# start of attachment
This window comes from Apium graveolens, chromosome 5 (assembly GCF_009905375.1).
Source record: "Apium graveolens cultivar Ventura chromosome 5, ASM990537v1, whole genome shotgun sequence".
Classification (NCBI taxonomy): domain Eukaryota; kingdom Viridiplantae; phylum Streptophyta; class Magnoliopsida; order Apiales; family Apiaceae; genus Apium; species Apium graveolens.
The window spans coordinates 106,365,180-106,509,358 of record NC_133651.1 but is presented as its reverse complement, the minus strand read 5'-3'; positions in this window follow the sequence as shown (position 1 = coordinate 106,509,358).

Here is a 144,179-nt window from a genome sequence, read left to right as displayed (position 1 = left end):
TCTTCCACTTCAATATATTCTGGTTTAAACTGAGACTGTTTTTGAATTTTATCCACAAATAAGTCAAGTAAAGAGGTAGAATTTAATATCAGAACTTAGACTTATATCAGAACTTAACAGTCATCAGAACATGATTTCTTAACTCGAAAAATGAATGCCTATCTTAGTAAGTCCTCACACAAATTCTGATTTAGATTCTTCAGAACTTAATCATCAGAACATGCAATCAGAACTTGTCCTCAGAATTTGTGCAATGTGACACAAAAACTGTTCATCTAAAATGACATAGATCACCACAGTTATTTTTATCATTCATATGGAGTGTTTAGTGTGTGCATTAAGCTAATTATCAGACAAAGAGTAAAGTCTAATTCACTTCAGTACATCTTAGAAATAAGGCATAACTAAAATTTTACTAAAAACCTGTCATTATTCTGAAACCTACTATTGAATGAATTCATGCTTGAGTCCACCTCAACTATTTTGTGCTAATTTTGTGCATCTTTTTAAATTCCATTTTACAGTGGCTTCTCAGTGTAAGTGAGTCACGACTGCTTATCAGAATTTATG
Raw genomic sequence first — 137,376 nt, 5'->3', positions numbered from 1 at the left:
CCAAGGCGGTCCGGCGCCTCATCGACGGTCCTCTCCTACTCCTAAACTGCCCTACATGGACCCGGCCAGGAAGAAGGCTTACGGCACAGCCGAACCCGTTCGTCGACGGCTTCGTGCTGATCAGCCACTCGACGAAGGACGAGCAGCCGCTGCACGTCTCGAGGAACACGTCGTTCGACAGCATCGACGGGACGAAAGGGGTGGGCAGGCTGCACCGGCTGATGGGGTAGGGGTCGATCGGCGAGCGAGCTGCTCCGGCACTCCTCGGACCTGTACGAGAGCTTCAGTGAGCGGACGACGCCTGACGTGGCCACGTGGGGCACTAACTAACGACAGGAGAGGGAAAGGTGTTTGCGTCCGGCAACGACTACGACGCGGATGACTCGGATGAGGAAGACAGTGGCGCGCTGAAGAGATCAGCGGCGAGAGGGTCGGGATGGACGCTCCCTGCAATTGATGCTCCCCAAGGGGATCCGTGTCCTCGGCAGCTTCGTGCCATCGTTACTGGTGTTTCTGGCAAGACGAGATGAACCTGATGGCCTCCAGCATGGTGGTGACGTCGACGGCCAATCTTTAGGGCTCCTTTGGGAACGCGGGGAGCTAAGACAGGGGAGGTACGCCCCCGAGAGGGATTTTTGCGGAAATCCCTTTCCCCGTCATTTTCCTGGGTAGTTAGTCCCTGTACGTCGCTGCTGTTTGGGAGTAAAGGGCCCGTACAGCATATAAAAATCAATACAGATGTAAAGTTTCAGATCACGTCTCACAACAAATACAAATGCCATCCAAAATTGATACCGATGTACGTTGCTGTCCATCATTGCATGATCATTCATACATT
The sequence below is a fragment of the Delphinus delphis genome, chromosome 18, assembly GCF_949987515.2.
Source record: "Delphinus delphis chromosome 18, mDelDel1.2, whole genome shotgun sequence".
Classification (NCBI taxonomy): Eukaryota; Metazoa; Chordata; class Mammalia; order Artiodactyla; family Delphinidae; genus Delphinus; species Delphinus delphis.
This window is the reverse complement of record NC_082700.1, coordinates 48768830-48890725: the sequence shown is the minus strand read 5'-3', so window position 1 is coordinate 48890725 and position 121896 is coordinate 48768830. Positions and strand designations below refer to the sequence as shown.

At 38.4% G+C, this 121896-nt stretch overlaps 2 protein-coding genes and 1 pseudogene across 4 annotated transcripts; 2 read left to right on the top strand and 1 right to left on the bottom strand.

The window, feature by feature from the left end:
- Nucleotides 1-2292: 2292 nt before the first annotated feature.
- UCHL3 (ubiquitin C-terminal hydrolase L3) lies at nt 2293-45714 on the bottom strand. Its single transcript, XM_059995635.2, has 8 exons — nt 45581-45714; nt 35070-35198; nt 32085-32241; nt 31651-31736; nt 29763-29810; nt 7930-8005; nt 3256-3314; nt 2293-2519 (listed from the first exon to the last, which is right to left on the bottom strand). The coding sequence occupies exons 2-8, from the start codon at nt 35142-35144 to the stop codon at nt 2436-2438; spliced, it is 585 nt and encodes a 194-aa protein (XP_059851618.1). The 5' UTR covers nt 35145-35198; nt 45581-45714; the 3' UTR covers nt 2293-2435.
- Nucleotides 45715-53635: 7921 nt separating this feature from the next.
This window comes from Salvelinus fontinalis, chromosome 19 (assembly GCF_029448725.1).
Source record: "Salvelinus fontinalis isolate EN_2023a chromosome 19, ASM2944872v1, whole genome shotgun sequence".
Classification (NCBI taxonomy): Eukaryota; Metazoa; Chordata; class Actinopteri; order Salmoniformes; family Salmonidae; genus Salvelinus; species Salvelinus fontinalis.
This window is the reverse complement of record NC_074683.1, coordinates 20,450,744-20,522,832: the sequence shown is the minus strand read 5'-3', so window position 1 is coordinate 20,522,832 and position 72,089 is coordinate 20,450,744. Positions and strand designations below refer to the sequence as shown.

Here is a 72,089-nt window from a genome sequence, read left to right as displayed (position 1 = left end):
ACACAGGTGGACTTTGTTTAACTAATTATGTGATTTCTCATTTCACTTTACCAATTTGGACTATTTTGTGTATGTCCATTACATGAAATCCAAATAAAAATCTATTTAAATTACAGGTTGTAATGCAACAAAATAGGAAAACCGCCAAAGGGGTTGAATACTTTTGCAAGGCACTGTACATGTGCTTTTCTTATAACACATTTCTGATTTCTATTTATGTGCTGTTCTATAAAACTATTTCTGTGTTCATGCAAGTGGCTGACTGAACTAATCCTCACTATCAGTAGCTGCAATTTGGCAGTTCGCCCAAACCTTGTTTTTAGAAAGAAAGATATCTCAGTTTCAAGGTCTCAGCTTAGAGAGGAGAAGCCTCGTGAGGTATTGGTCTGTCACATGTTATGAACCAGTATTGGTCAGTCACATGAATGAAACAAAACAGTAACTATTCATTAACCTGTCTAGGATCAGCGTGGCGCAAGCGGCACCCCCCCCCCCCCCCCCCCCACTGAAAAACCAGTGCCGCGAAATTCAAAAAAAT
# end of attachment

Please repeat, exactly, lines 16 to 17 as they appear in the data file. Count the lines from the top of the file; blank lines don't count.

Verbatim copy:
- UCHL3 (ubiquitin C-terminal hydrolase L3) lies at nt 2293-45714 on the bottom strand. Its single transcript, XM_059995635.2, has 8 exons — nt 45581-45714; nt 35070-35198; nt 32085-32241; nt 31651-31736; nt 29763-29810; nt 7930-8005; nt 3256-3314; nt 2293-2519 (listed from the first exon to the last, which is right to left on the bottom strand). The coding sequence occupies exons 2-8, from the start codon at nt 35142-35144 to the stop codon at nt 2436-2438; spliced, it is 585 nt and encodes a 194-aa protein (XP_059851618.1). The 5' UTR covers nt 35145-35198; nt 45581-45714; the 3' UTR covers nt 2293-2435.
- Nucleotides 45715-53635: 7921 nt separating this feature from the next.